2 – Being able to record and track customer disputes



The second area is the logging and resolution of customer raised disputes. As mentioned before, there are a number of reasons why a customer could raise a dispute against an invoice or group of invoices. An efficient process is required to log customers disputes and ensure the correct person within an organisation has visibility of that dispute so it can be resolved.


“Dispute Management” is the sub module within FSCM to tackle this.  A SAP case record is created to capture the dispute information. Various users can be assigned to a dispute to process or resolve the dispute. Further to this dispute creation can be automated, workflow can be used to ensure the correct individual is passed the correct dispute dependant on the reason of the dispute, type of customer etc. By designing and implementing an efficient dispute management solution in ERP 6 ensures that the customers can pay more invoices in a quicker time reducing the value and volume of unpaid overdue invoices.


3 – Ensuring that you provide significant mitigation for bad debt issues


The last area focuses on the credit limit that you provide your customers. There is no point selling a customer a product for say $100,000 if they cannot afford to pay for that. This will lead to a bad debt where you will need to “write-off” the fact that the customer cannot afford to pay for you product. At the same time, where a customer is a good payer, and they are growing you may want to increase their credit limit so they can buy more, and you sell more to them.


The traditional SAP solution for credit management was fairly manual. You would take data from 3rd party systems that provided a credit score against a customer. This was based on how that customer was perceived as a payer against a number of other organisations. This information whilst useful does not provide accurate information to your Organisation, as you are basing their paying power based on other Organisations.


Within FSCM Credit Management the main benefit, is that you can create your own rules to calculate a credit score against a customer. This can be based on a number of factors, internal and external. You can still use the external credit score, but you can also see how well that customer pays you, what their current credit exposure is and the sales the customer has made in the past. This provides you more relevant credit information for you, allowing you to make a better more informed decision when granting a credit limit to a customer.




Hopefully this now answers some questions that you may have had. You should also be able to see the true benefits to an organisation. Hopefully you will be able to talk about the product to your peers as I believe most SAP ERP 6 users would benefit from some form of SAP FSCM implementation.  Please feel free to re-read my earlier blogs and hopefully the bits that did not make sense now do – if not let me know and I will iron them out.

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      Author's profile photo Nikhilesh Shenoy
      Nikhilesh Shenoy
      Hi Mark,

      Thanks for explaining FSCM in simple terms.

      Though FSCM was actually used in my previous project, I, as a Logistics consultant, never bothered to find out what exactly makes it stand out from the traditional functionalities e.g. SD Credit Management. Now I know.

      One thing that comes to my mind, on which you can perhaps elaborate is, can this FSCM system be used to link up multiple systems? E.g. if there is one core FI system linked to multiple invoicing systems, would FSCM be able to calculate the AR for any one customer even though he/she bought from the different invoicing systems? Ditto for Credit Management?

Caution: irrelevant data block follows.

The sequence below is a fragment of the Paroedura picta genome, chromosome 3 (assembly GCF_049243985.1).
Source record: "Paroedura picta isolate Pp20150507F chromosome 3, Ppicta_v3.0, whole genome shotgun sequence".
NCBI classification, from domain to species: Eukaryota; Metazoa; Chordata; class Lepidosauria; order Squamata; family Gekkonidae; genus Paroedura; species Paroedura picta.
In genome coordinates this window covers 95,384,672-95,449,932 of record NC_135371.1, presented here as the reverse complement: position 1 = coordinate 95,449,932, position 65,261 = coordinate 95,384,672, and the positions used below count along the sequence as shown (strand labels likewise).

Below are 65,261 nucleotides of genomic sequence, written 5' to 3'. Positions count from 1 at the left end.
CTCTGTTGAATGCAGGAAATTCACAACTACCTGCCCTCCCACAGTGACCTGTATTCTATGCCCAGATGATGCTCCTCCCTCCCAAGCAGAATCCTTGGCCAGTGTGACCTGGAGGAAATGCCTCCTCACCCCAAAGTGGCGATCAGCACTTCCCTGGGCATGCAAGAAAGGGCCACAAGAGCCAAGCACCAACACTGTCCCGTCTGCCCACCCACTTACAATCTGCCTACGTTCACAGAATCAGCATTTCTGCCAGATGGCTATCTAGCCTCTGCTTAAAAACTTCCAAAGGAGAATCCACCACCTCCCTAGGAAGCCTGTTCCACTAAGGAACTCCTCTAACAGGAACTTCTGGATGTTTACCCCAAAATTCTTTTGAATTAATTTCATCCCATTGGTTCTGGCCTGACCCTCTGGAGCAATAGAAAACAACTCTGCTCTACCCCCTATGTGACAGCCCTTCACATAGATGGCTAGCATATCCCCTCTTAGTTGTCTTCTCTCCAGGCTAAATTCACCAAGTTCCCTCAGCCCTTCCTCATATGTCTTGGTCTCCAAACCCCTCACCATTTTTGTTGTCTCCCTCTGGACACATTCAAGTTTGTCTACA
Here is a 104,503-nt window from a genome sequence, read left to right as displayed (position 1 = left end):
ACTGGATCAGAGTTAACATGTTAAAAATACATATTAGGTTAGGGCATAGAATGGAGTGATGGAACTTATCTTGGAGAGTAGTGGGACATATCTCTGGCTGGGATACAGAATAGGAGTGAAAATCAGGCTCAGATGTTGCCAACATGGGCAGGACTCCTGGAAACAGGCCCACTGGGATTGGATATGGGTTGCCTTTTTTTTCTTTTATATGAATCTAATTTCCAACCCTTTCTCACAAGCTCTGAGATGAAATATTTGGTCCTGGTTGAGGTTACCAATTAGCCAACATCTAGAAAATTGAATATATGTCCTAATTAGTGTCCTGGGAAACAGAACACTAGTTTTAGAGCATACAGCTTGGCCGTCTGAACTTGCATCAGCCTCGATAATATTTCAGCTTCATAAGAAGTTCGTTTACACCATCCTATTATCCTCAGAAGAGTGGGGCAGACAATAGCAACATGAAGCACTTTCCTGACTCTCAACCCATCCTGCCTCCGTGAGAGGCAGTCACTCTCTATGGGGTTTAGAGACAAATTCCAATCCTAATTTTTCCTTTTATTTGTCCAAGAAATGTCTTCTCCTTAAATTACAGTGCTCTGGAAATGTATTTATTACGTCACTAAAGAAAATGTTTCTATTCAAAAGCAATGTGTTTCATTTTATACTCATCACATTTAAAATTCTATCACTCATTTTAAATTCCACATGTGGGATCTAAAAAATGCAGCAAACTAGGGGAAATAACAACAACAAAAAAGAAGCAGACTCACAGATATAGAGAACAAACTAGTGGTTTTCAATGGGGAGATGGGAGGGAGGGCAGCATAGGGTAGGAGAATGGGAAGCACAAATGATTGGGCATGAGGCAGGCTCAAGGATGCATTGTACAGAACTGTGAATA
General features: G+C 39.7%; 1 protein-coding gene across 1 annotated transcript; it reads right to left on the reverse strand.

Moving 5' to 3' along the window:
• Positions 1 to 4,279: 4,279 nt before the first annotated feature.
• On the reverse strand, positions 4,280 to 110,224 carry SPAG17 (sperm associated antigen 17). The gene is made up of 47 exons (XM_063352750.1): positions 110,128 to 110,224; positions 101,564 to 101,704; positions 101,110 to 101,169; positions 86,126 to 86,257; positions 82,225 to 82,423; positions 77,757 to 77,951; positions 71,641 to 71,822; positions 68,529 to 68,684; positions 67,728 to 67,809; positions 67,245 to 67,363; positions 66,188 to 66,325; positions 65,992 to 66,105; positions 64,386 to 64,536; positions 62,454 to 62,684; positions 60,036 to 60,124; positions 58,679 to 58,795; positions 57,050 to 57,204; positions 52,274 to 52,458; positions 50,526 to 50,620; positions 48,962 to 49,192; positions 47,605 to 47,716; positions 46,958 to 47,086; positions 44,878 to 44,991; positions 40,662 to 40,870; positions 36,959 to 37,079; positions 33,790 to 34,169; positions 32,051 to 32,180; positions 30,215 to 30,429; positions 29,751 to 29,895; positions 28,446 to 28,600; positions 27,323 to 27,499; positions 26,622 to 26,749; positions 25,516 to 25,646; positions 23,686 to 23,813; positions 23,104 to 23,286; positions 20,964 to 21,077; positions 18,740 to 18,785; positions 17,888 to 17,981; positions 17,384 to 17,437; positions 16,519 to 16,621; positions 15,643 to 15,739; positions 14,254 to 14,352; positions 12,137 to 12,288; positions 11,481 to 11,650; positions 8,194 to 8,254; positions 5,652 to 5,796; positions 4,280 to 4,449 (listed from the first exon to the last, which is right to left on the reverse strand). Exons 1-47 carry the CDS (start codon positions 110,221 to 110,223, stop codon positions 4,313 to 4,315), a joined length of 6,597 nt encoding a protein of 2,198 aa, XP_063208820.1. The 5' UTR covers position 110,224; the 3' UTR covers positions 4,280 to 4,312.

Author's profile photo Former Member
      Former Member
      Blog Post Author
      Hi Nikhilesh,

      Thanks for your comments.

      I can confirm that in the recent functionality released via Enhancement Packages, the ability to use 3rd party data for collection management is there.

      This can be different SAP systems, non SAP systems and combinations of the two.

      Further to this, the same can be done for Credit Management.

      Lastly - within dispute management progress has been made on a web view for raising and resolving disputes.

      Author's profile photo RAJEEV UPPAL
      Weblog is excellent.
      Author's profile photo Former Member
      Former Member
      Blog Post Author
      Hi Rajeev,

      Thanks for your comments.

      Please note that there is now a new SCN forum for SAP FSCM.

      Hope this article helped and that you work with SAP FSCM soon.

      Author's profile photo Former Member
      Former Member
      Hi mark,

      Its a good overview of FSCM and why it is necessary for an organisation to manage its cash flow.The last one month i am learning SAP FSCM - collections management and your comments are encouraging about FSCM may be in couple of months i will finish off dispute and collection management and i am following all your articles regarding FSCM its all of great help.

      Thank you

      Author's profile photo Former Member
      Former Member
      Blog Post Author
      Please note SAP FSCM is a product SAP are investing a lot of time and effort in.

      Within the next enhancement package there is plenty of FSCM functionality, and I know they are busy developing more.

      I would advise you to review the new functionality as well as what you have already covered.

      Good luck, and I look forward to seeing you on the SDN forum answering all of the questions....

      Author's profile photo Saikishore Nalbandu
      Saikishore Nalbandu

      Nice one Mark!

      Expained FSCM in simple terms..

      Author's profile photo J. Escobia
      J. Escobia

      Thanks for the great explanation Mark.

      One question - what are the various data sources for the FSCM module ? or the interfaces to FSCM ?